What are the big developments to watch in online advocacy? That question is very much on my mind: Monday I’ll have the privilege of leading a digital strategy training for public affairs professionals, and I’ve been pulling slides together and getting ready to handle some smart questions. So here are three key trends that I’m following closely in 2014:
More and more, political advocates are learning the power of TARGETED communications with their supporters, with potential advocacy partners and with the actual targets of their advocacy work. Once-exotic animals like cookie-targeted online ads now get their fair share of attention, but advocates can employ data to target their outreach other ways as well.
List segmentation by demographics, past behavior (actions taken, emails opened) and acquisition source is one example. Facebook targeting (via ads and “boosted” posts) is another, which can also be done demographically and by people’s indicated interests. And of course, direct mail is still with us! Plus, some groups are beginning to use data to identify potential grasstops supporters among their email and social media followers using tools like Attentively and RapIndex.
Why is this kind of targeting so important? As we’re all bombarded by more and more information in our daily lives (hundreds of brand impressions per day), advocates need to cut through the clutter with messages tailored to individual people’s interests and needs. General-interest asks risk getting left unopened in the inbox and ignored on social media!
While we’re not quite to the level of individually targeted media (“Get me a dozen ads targeted at John Smith and make it quick!”), we’re getting there fast — and it behooves advocacy organizations to use data to pay close attention to what motivates different segments of their followers. Big data? It’s really all about listening to people.
The mobile era has finally arrived! Having been the Next Big Thing for about the past decade, mobile internet access is finally starting to affect political advocates in significant ways. Advocacy/fundraising emails? Your supporters will now open, read and react to many of them on their cell phones. Facebook? Becoming a mobile medium fast — as I write this, roughly half of U.S. Facebook traffic is coming from mobile devices, either phones or tablets.
But note what we’re talking about here: basic online communications tasks, not some mobile-centric, sent-from-heaven application that creates fundamentally new communications opportunities. We’re opening emails! Mobile’s arrival means that people are essentially doing the same things we’ve been doing on desktops and laptops, but now on mobile phones.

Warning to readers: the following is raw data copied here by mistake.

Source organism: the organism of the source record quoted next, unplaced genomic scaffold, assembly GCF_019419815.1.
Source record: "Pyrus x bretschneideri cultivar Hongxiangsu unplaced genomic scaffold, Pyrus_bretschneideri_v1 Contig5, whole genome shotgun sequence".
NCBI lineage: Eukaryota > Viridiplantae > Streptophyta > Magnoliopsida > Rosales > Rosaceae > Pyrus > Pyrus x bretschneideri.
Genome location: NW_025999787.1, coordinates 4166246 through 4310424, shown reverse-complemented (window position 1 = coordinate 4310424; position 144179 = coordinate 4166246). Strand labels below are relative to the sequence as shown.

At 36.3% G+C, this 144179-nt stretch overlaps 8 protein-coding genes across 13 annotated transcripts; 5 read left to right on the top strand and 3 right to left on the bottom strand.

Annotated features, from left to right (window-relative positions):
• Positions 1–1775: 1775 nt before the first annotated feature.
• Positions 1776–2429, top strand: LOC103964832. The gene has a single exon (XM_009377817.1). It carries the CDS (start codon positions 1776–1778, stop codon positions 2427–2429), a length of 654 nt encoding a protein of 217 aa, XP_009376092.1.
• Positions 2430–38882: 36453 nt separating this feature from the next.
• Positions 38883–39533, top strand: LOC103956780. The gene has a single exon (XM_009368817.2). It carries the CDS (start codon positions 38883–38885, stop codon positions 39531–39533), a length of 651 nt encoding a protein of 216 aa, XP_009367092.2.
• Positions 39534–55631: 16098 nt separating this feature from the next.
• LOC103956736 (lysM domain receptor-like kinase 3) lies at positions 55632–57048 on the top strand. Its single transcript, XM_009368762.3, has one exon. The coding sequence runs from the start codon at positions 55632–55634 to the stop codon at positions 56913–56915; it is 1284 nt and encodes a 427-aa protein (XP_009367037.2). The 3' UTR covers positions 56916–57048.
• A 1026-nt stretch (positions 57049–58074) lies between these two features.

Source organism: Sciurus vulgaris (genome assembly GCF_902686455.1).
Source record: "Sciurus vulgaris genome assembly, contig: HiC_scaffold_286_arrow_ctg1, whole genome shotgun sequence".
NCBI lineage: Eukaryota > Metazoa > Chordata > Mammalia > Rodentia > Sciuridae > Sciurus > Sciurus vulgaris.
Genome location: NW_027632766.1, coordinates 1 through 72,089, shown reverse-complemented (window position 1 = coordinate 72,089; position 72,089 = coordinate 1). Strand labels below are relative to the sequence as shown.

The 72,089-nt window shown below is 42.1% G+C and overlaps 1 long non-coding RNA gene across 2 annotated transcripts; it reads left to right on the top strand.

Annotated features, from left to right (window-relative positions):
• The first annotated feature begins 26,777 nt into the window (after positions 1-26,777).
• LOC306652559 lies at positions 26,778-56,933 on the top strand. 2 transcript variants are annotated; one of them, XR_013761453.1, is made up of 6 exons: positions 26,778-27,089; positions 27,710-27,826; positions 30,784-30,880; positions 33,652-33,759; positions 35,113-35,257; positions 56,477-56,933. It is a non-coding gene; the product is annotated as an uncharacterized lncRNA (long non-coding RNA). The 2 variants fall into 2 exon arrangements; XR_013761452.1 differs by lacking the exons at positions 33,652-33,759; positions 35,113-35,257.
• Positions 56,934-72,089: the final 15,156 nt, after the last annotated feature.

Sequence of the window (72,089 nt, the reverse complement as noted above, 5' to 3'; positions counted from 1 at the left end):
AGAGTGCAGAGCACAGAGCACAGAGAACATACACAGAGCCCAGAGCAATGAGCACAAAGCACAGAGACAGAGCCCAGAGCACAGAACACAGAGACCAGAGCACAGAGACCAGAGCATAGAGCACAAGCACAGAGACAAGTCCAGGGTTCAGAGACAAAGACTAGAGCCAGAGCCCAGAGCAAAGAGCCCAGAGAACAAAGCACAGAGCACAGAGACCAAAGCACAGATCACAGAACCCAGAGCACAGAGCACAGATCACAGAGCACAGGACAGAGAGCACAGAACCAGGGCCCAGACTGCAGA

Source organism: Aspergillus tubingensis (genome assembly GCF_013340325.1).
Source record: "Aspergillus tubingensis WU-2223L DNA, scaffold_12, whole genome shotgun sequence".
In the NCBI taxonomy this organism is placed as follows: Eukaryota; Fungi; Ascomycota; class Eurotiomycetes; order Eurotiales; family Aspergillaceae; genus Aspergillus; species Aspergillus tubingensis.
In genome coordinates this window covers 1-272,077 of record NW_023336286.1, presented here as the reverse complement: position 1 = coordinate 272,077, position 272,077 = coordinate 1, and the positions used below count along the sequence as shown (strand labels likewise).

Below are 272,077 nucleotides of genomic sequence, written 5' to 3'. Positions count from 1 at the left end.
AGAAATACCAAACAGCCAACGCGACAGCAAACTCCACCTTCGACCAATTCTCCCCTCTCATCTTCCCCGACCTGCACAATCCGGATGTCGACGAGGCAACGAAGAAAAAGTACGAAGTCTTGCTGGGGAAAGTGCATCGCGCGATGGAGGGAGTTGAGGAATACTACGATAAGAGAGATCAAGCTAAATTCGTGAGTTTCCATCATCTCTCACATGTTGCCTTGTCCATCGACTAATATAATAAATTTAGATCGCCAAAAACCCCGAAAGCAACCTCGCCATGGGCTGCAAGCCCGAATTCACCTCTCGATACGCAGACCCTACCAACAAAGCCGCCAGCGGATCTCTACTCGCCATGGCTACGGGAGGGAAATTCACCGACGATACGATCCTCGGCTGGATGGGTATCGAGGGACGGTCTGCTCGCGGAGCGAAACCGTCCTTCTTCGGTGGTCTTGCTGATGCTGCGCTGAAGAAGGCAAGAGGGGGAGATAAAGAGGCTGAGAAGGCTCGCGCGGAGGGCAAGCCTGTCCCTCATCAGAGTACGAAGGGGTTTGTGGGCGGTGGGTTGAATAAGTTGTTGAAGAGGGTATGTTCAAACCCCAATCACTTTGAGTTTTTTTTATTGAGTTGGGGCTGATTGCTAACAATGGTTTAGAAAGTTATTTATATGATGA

Some applications (like Instagram) DO create mobile-centric outreach opportunities (particularly if you generate a lot of good pictures), but most of them — at least in the short term — require us to take simple steps: we need to go out of our way to make sure that our emails (and landing pages) display and function well on mobile browsers, and that our Facebook content is the kind of image-heavy materials that mobile users can see easily. The future is now! Unspectacular? That’s just fine.
Speaking of Facebook, our final trend is a perennial favorite in the communications world: how do we get value out of a Facebook following? Many advocacy and membership organizations have invested time and money (particularly in the form of Facebook ads) in building up a following, but those supporters are seeing less and less of our content by default unless we pay to promote it.
But abandoning Facebook is a stretch — Americans spend a prodigious amount of time on the the site these days, and our supporters (actual and potential) are likely among them. So experimentation is the name of the game: what content motivates our people? What do they share? What do they click on? What persuades them to take a more concrete action like signing a petition or calling a Congressional office? Content is king on Facebook, particularly visual content — and smart advocates keep careful watch over which posts perform well for our particular following.
Other tactics: paying to “boost” (promote) posts to reactivate supporters who haven’t engaged with our content for some time, or to expose our content to friends-of-friends and beyond. Many organizations are also turning to tools like ActionSprout that embed actions within Facebook posts, allowing people to join an email list or sign a petition without having to leave the social network. Some are using more-sophisticated tools like Facebook Custom Audiences (which allows you to target an email list with advertising) to reach their supporters — or people demographically/behaviorally similar to them — with action-oriented ads.
The ultimate goal: to build a following, sure, but also to get those supporters moving, either within Facebook (Sharing, Liking) or in the real world. And that’s the key point that connects all three of these trends. Advocates need to get results! Data-driven targeting, a user experience tailored to the mobile devices we’re all holding these days, or finding out how to get value out of the most popular social site on the planet? They’re all just means to an end: getting people to get off their butts and help to change the world, one way or another.
(online advocacy trends / shutterstock)